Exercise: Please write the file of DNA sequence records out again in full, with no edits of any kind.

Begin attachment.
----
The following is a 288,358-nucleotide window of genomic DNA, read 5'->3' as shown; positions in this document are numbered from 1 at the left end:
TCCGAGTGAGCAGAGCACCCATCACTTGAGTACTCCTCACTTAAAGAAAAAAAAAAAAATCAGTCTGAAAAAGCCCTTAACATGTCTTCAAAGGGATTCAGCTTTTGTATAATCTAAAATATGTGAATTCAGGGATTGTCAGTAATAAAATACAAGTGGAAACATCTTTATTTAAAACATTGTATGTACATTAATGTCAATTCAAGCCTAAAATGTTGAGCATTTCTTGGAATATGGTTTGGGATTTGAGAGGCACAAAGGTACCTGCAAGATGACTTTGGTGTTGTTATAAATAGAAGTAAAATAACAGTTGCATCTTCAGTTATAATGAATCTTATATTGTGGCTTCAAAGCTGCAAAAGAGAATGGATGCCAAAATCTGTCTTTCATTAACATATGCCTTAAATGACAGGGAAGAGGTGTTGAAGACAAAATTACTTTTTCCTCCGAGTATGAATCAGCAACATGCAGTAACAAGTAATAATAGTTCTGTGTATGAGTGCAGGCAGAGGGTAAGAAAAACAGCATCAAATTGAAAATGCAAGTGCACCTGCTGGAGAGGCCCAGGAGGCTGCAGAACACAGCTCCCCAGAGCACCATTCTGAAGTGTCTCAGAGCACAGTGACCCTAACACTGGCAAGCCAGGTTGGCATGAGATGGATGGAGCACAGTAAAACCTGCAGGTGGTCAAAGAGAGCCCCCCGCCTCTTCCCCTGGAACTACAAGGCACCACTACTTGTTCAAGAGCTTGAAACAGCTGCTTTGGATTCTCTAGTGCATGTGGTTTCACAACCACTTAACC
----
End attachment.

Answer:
The following is a 288,358-nucleotide window of genomic DNA, read 5'->3' as shown; positions in this document are numbered from 1 at the left end:
TCCGAGTGAGCAGAGCACCCATCACTTGAGTACTCCTCACTTAAAGAAAAAAAAAAAAATCAGTCTGAAAAAGCCCTTAACATGTCTTCAAAGGGATTCAGCTTTTGTATAATCTAAAATATGTGAATTCAGGGATTGTCAGTAATAAAATACAAGTGGAAACATCTTTATTTAAAACATTGTATGTACATTAATGTCAATTCAAGCCTAAAATGTTGAGCATTTCTTGGAATATGGTTTGGGATTTGAGAGGCACAAAGGTACCTGCAAGATGACTTTGGTGTTGTTATAAATAGAAGTAAAATAACAGTTGCATCTTCAGTTATAATGAATCTTATATTGTGGCTTCAAAGCTGCAAAAGAGAATGGATGCCAAAATCTGTCTTTCATTAACATATGCCTTAAATGACAGGGAAGAGGTGTTGAAGACAAAATTACTTTTTCCTCCGAGTATGAATCAGCAACATGCAGTAACAAGTAATAATAGTTCTGTGTATGAGTGCAGGCAGAGGGTAAGAAAAACAGCATCAAATTGAAAATGCAAGTGCACCTGCTGGAGAGGCCCAGGAGGCTGCAGAACACAGCTCCCCAGAGCACCATTCTGAAGTGTCTCAGAGCACAGTGACCCTAACACTGGCAAGCCAGGTTGGCATGAGATGGATGGAGCACAGTAAAACCTGCAGGTGGTCAAAGAGAGCCCCCCGCCTCTTCCCCTGGAACTACAAGGCACCACTACTTGTTCAAGAGCTTGAAACAGCTGCTTTGGATTCTCTAGTGCATGTGGTTTCACAACCACTTAACC